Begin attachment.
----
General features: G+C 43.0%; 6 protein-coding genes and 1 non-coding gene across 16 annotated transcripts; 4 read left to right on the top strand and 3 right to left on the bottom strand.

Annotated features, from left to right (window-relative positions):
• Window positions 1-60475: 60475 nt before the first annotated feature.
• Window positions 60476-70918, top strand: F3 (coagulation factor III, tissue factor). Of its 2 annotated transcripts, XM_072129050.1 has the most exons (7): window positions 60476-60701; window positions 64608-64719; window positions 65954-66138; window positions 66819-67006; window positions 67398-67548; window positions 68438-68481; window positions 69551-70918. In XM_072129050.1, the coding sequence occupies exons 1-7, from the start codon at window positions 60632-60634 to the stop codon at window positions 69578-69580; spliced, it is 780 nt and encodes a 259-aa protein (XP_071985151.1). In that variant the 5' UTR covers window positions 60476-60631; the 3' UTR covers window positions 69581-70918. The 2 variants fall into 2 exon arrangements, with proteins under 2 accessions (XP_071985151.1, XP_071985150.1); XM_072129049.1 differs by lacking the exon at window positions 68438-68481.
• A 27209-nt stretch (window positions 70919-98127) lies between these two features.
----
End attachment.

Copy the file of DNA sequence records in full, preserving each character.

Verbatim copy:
General features: G+C 43.0%; 6 protein-coding genes and 1 non-coding gene across 16 annotated transcripts; 4 read left to right on the top strand and 3 right to left on the bottom strand.

Annotated features, from left to right (window-relative positions):
• Window positions 1-60475: 60475 nt before the first annotated feature.
• Window positions 60476-70918, top strand: F3 (coagulation factor III, tissue factor). Of its 2 annotated transcripts, XM_072129050.1 has the most exons (7): window positions 60476-60701; window positions 64608-64719; window positions 65954-66138; window positions 66819-67006; window positions 67398-67548; window positions 68438-68481; window positions 69551-70918. In XM_072129050.1, the coding sequence occupies exons 1-7, from the start codon at window positions 60632-60634 to the stop codon at window positions 69578-69580; spliced, it is 780 nt and encodes a 259-aa protein (XP_071985151.1). In that variant the 5' UTR covers window positions 60476-60631; the 3' UTR covers window positions 69581-70918. The 2 variants fall into 2 exon arrangements, with proteins under 2 accessions (XP_071985151.1, XP_071985150.1); XM_072129049.1 differs by lacking the exon at window positions 68438-68481.
• A 27209-nt stretch (window positions 70919-98127) lies between these two features.